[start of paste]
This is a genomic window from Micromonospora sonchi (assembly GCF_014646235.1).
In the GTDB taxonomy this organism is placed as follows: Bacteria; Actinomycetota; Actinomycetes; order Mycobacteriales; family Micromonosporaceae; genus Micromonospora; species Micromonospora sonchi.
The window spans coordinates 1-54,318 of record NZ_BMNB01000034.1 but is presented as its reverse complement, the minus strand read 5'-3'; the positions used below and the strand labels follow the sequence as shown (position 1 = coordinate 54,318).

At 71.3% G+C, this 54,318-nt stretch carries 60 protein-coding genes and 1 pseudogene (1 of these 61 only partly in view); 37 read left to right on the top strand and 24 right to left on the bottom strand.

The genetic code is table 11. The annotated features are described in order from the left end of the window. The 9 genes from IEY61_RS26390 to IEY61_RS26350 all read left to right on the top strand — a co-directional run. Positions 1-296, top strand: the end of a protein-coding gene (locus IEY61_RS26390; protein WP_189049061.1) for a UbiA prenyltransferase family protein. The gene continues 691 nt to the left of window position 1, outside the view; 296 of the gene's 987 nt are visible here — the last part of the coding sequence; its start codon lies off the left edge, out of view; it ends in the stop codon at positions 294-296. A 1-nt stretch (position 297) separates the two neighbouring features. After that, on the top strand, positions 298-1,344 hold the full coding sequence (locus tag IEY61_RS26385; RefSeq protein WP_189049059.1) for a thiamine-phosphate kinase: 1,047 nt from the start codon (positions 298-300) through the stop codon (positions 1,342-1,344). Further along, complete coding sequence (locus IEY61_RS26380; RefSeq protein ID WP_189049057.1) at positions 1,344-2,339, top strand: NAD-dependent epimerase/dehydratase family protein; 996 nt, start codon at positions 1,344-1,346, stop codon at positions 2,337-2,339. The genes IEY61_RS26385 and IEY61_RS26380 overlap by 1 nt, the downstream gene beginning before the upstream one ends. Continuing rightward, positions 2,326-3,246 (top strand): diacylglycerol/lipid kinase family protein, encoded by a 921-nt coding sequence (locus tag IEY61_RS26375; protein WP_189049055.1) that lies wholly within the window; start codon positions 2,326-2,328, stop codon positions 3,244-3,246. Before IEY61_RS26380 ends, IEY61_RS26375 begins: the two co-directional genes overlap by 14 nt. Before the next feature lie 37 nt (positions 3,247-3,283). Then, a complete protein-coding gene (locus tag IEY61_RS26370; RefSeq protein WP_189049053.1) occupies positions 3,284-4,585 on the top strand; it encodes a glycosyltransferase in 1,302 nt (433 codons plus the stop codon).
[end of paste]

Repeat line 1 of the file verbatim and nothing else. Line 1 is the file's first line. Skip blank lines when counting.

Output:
This is a genomic window from Micromonospora sonchi (assembly GCF_014646235.1).